Readercon 24

•July 7, 2013 • 2 Comments

I’ll be attending Readercon in Boston from Thursday – as always, am looking forward to it. You can find me on the following programme items: 

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Friday, 11:00 AM   Comforting Fiction: Faux Estrangement in Fantasy. John Clute, James Morrow, Graham Sleight, Ruth Sternglantz, John Stevens (leader). In 2011 China Miéville, discussing literature of estrangement and literature of recognition, referred to “the clichés of some fantasy” as “faux estrangement.” Yet these clichéd, faux-estranging works are often tremendously popular. What’s so appealing to writers and to readers about recognition disguised as estrangement?

Friday, 1:00 PM   The Silent History: A Killer Serial. Leah Bobet, Samantha Henderson, Maureen F. McHugh, David G. Shaw (leader), Graham Sleight. The Silent History(http://www.thesilenthistory.com) bills itself as “a new kind of novel,” a serialized story told in weekday installments over the course of six months. In addition to the daily first-person narratives there are also “field reports,” reader-created first-person accounts in the story’s universe that are tied to specific locations. Rather than distract, these elements immerse the reader in the world of the story. How can non-standard narrative structure, serialization, geolocation, and audience participation serve as a blueprint for future novels?

Friday, 2:00 PM    Welcome to Readercon. Francesca Forrest, Rose Fox (leader), Graham Sleight, John Stevens. “Tropes,” “reading protocols,” “the real year” of a book, “slipstream” fiction, “fantastika,” “intrusion fantasy”: Readercon panel blurbs (and hallway conversations) borrow vocabulary from a wide range of sources that new attendees may not have encountered. Veterans of other conventions may also be wondering where the costumes and filkers are. Readercon regulars and concom members provide a newcomer’s guide to Readercon’s written policies and well-worn habits as well as a rundown of our favorite critical… um… tropes.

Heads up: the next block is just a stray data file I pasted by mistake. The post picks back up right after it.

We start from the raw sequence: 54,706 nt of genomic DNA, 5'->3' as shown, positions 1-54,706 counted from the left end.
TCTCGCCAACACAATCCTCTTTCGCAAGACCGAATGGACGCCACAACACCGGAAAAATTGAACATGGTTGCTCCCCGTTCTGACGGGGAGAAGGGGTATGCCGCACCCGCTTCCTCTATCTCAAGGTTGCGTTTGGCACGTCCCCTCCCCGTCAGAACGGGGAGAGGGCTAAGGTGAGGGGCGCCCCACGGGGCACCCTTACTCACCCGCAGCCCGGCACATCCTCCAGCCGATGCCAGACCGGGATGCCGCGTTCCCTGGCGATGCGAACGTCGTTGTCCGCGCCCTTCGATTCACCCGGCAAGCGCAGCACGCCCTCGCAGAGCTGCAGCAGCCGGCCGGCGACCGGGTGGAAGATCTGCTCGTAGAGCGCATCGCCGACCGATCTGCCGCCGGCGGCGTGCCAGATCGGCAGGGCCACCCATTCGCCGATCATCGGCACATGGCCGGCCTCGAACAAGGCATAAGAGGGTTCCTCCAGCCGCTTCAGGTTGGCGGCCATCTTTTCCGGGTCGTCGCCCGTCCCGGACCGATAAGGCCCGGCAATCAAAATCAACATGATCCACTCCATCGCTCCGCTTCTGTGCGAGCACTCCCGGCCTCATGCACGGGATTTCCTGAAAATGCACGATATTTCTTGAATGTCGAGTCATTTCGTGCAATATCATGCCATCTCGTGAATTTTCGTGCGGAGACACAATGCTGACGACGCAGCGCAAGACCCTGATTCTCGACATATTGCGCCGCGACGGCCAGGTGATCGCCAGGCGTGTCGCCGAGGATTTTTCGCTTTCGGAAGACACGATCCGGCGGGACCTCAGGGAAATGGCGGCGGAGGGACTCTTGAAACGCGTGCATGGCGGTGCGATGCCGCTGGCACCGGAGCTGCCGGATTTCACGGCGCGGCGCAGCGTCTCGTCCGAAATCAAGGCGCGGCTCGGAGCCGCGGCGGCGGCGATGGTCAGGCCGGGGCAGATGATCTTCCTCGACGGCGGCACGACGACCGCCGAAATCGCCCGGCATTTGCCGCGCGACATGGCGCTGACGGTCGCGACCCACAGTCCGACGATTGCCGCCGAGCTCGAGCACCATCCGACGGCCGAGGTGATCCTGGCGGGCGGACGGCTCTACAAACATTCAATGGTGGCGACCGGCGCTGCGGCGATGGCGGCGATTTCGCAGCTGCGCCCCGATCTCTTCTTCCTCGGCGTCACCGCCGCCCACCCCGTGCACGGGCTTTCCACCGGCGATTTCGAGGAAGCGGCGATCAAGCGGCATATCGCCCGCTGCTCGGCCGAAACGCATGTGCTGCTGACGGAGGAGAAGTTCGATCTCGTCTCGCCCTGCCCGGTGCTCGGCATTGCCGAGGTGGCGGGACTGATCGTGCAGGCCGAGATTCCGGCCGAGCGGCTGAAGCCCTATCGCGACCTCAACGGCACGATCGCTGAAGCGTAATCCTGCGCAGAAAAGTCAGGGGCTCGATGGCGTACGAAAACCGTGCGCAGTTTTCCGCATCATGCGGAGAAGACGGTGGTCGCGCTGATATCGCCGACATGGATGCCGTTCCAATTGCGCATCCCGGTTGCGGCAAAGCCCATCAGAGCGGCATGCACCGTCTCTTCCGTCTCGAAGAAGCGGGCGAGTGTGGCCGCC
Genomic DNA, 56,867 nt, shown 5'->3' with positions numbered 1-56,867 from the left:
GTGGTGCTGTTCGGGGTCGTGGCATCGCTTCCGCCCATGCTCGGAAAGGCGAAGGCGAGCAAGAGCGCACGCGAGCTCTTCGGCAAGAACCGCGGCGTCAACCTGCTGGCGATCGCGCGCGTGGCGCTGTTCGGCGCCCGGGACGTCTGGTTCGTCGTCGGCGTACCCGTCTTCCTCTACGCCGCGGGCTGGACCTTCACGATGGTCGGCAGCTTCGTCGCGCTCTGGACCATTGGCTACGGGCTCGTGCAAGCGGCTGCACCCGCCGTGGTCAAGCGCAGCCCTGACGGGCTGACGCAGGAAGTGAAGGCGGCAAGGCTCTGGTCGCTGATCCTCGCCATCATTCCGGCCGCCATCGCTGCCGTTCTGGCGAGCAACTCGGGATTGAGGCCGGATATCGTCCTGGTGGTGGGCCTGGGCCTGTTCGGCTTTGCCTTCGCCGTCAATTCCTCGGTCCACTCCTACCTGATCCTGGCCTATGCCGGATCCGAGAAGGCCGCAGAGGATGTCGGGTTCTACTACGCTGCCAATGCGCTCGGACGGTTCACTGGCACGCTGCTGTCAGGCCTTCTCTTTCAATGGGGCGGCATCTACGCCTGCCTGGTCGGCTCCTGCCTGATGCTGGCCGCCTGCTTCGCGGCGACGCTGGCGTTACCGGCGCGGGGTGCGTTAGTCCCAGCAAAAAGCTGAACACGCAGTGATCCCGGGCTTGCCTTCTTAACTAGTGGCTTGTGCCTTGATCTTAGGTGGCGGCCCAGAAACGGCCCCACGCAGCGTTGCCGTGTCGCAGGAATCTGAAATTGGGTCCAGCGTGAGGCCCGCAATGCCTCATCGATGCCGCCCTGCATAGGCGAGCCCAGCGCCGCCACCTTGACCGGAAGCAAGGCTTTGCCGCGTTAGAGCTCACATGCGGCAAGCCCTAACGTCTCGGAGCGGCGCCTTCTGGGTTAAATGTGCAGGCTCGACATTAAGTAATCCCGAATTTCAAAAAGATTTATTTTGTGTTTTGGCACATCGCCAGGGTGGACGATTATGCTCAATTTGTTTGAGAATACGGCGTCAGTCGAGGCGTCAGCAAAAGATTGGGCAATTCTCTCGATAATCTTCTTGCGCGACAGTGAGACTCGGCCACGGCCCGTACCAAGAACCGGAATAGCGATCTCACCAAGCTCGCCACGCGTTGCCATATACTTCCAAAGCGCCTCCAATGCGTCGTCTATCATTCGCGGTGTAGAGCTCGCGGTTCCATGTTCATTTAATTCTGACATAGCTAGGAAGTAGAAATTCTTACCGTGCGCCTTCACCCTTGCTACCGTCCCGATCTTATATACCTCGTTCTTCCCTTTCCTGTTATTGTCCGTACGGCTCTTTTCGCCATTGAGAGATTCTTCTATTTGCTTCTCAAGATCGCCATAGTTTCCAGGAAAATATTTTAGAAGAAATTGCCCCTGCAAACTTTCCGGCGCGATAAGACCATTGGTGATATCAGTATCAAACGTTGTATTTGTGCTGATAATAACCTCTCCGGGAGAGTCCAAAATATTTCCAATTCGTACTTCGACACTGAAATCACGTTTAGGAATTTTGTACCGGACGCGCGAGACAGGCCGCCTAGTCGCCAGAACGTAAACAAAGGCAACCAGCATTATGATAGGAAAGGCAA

Friday, 5:00 PM   Under the Squee: The Popularity and Perils of Positive Reviews. John Clute, Jonathan Crowe, Phoebe North, Graham Sleight (leader), Liza Groen Trombi, Gary K. Wolfe. In a 2012 piece on Slate, Jacob Silverman wrote that in contrast to “the algorithms of Amazon and Barnes & Noble, and the amateurism… of sites like GoodReads,” professional reviewers “are paid to be skeptical, even pugilistic, so that our enthusiasms count for more when they’re well earned.” Yet fans give Hugo Awards to the generally positive reviews published in Locus and the squeeing of the SF Squeecast, so presumably those enthusiasms count for quite a lot. This leads to the critics’ version of the argument for deliberately writing commercial fiction: if readers of reviews like enthusiasm, why shouldn’t reviewers give them what they want? And how do Silverman’s concerns over reputation, particularly having a reputation for honesty, play out in a whuffie-powered online world, where having a reputation for being fun, funny, or kind might count for more?

Friday, 8:00 PM    G    The Wrong Future. Graham Sleight. In this talk/polemic/rant, Graham Sleight will argue that 20th-century science fiction made a fundamental mistake in what it was asserting about the future. Individual authors have avoided this pitfall to differing extents, yet SF as a whole has fallen into this trap time and time again. He will discuss the work of Robert A. Heinlein, Arthur C. Clarke, Ursula K. Le Guin, J.G. Ballard, Octavia Butler, Thomas M. Disch, and others; the effects of the cyberpunk authors of the 1980s; and more recent genre blendings and crossovers.

Sunday, 11:00 AM  The Shirley Jackson Awards. F. Brett Cox, Ellen Datlow, Jack M. Haringa, Maureen F. McHugh, Graham Sleight, Paul Tremblay. In recognition of the legacy of Shirley Jackson’s writing, and with permission of the author’s estate, the Shirley Jackson Awards have been established for outstanding achievement in the literature of psychological suspense, horror, and the dark fantastic. Jackson (1916–1965) wrote classic novels such as The Haunting of Hill House and We Have Always Lived in the Castle, as well as one of the most famous short stories in the English language, “The Lottery.” Her work continues to be a major influence on writers of every kind of fiction, from the most traditional genre offerings to the most innovative literary work. The awards given in her name have been voted upon by a jury of professional writers, editors, critics, and academics, with input from a Board of Advisors, for the best work published in the calendar year of 2012 in the following categories: Novel, Novella, Novelette, Short Story, Single-Author Collection, and Edited Anthology.